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Endocyte Falls on Inconclusive Phase IIb, Uncertain Phase III

By Jennifer Boggs

Managing Editor

Shares of Endocyte Inc. plummeted 65.3 percent Tuesday on news that the company's ovarian cancer drug EC145 appeared to be bested in a Phase IIb study and a planned Phase III study could be delayed due to doxorubicin shortages.

Executives of the West Lafayette, Ind.-based firm tried to spin the data as positive, arguing that the study was underpowered and hailing the promising data supporting the use of companion diagnostic EC20 to identify patients whose tumors are positive to the folate receptor (FR). But Wall Street remained unconvinced, as Endocyte shares (NASDAQ:ECYT), trading at 43 times their normal volume, fell $6.72 to close at $3.57, by far the lowest the stock has traded since the firm went public earlier this year.

In fact, Tuesday's news mars one of the most successful initial public offering (IPO) stories of the year. Although the firm took the usual haircut on its IPO price, selling 12.5 million shares at $6 apiece, Endocyte's stock was well received on its debut, jumping 29 percent on the first day of trading and rising as much as 60 percent in the following months. (See BioWorld Today, Feb. 7, 2011.)

Investors had been impressed with early data from Endocyte's EC145, a small-molecule conjugate combining vitamin folate with vinca alkaloid. In April, the firm had reported preliminary results from the PRECEDENT study showing EC145 in combination with pegylated liposomal doxorubicin improved progression-free survival (PFS) from 11.7 weeks to 21.7 weeks, an 85 percent increase over standard therapy. (See BioWorld Today, April 27, 2011.)

But data from supplemental analyses proved far less promising. After comparing investigator-determined PFS to PFS determination by an independent review committee, the data lost statistical significance in the intent-to-treat population. Statistical significance was maintained only in a subset of patients whose lesions all tested positive for FR.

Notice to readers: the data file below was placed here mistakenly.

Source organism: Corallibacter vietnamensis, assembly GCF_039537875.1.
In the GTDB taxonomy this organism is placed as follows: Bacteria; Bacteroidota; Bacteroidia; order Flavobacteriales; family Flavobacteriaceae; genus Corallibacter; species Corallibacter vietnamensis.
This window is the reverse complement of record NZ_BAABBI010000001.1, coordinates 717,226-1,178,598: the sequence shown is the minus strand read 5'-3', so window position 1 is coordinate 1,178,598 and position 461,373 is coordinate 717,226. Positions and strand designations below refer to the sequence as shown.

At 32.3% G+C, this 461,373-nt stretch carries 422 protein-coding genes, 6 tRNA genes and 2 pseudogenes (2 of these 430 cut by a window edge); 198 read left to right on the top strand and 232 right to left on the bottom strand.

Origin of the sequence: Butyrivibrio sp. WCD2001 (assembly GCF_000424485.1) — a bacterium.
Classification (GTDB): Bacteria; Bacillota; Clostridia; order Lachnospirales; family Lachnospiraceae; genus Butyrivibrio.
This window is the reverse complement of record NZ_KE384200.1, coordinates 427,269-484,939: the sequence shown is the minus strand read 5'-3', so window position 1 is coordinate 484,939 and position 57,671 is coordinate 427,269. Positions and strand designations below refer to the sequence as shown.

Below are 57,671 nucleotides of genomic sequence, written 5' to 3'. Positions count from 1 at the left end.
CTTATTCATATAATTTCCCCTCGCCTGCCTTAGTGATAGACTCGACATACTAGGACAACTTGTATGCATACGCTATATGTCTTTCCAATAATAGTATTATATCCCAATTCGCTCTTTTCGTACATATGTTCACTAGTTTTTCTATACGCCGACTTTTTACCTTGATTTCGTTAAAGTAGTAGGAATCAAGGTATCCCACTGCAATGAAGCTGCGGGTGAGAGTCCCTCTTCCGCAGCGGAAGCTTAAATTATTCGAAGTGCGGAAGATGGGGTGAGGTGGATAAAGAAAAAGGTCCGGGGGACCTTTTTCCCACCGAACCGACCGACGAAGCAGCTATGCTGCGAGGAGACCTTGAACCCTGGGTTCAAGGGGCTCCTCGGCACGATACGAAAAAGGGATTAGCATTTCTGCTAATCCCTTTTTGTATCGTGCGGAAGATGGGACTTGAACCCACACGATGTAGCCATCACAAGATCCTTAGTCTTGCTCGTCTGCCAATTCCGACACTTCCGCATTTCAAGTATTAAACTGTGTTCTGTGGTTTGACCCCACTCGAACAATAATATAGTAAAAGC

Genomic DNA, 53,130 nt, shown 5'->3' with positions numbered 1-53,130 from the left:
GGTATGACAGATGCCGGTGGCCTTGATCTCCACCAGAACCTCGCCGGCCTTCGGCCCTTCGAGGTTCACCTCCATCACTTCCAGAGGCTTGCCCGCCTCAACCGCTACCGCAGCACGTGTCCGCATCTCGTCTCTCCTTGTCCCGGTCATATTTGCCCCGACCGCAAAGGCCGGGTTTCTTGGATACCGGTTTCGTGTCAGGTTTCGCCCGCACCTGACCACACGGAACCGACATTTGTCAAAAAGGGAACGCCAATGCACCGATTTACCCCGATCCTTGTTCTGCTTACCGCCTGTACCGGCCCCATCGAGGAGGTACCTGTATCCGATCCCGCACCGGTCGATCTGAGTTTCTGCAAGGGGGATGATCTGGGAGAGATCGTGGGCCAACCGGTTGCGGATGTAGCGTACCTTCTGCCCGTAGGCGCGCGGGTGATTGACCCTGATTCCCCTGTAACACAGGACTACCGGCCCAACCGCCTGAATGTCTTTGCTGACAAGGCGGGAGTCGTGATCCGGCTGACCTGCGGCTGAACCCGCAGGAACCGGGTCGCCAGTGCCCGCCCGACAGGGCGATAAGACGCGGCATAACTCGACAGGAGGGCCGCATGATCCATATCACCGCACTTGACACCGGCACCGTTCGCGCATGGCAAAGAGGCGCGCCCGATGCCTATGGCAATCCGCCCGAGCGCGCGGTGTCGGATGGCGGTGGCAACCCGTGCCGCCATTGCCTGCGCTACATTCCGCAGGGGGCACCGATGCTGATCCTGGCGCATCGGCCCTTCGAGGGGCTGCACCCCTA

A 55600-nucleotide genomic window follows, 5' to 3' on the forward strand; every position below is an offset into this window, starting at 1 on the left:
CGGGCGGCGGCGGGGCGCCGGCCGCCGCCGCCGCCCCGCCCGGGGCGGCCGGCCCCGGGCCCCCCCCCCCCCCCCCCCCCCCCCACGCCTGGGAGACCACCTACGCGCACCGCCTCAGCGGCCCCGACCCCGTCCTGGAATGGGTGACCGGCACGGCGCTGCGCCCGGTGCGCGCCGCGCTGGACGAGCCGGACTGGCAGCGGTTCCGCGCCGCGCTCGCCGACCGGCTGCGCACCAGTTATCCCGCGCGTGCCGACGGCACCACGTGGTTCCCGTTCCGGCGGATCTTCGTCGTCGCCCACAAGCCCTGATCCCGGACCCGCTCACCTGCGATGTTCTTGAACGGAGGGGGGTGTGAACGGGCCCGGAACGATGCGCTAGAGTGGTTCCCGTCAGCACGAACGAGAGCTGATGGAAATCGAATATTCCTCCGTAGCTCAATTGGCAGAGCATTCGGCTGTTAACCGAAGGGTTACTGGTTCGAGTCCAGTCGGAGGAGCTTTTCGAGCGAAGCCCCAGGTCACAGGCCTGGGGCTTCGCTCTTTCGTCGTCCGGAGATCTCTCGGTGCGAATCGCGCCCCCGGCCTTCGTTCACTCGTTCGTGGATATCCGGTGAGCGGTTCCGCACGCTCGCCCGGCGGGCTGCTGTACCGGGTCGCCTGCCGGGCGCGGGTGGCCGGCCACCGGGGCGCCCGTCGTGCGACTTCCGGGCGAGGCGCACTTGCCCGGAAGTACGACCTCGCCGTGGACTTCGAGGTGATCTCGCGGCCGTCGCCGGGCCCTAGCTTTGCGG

Overall survival (OS) data were even bleaker. EC145 actually failed to extend survival as long as the control arm. In the intent-to-treat group, the EC145 plus doxorubicin group had OS of 14.1 months vs. 16.9 months in the doxorubicin-only group.

Endocyte's execs offered several reasons for those unexpected OS results. First, the study was "significantly underpowered," particularly in the control arm, Ron Ellis, president and CEO, told investors on a conference call. That is likely the reason OS in the control arm was so much higher than historical median survival of 12.7 months with doxorubicin in ovarian cancer.

Survival data also could have been confounded by subsequent therapy, since most patients in the study received post-study chemotherapy. There was also a clear imbalance in the platinum-free interval for patients in the EC145 arm and doxorubicin-only arm, Ellis added.

But the bottom line is that Endocyte "really can't say that [EC145] improves survival," he said. "A larger study is going to be needed to confirm any survival benefit."

And that raises another issue, one that is beyond the company's control.

Endocyte had been moving into a large Phase III trial, designated PROCEED, intended to fulfill requirements for FDA approval. But that study has been on hold due to the shortage of Doxil, Johnson & Johnson's liposomal doxorubicin. The company is in discussions to start a separate Phase III study, replacing doxorubicin with paclitaxel.

The FDA has indicated that full approval could be based on one study clearly showing an OS advantage or two studies showing PFS advantages with the addition of EC145, Ellis said.

"This is a very fluid situation," he added. "We don't know when Doxil is going to come back on board."

The good news is that if the company focuses just on patients whose lesions all test positive for FR using the EC20 diagnostic, Endocyte should be able to afford to run two studies. As of Sept. 30, the firm had about $138.9 million in the bank.

The bad news is that the doxorubicin shortage could end up delaying the company's European plans. Endocyte had anticipated filing for conditional approval of EC145 in platinum-resistant ovarian cancer early next year based on data from the PRECEDENT study and an earlier Phase II trial. But the plan was that the confirmatory Phase III trial would be fully enrolled by the time the European Medicines Agency began its review.

"We're ready to file," Ellis said, noting that the supplemental analyses released Tuesday would be "neutral" to the European data packet. "But the biggest concern with the EMA is the uncertain confirmatory trial [due to] the Doxil shortage."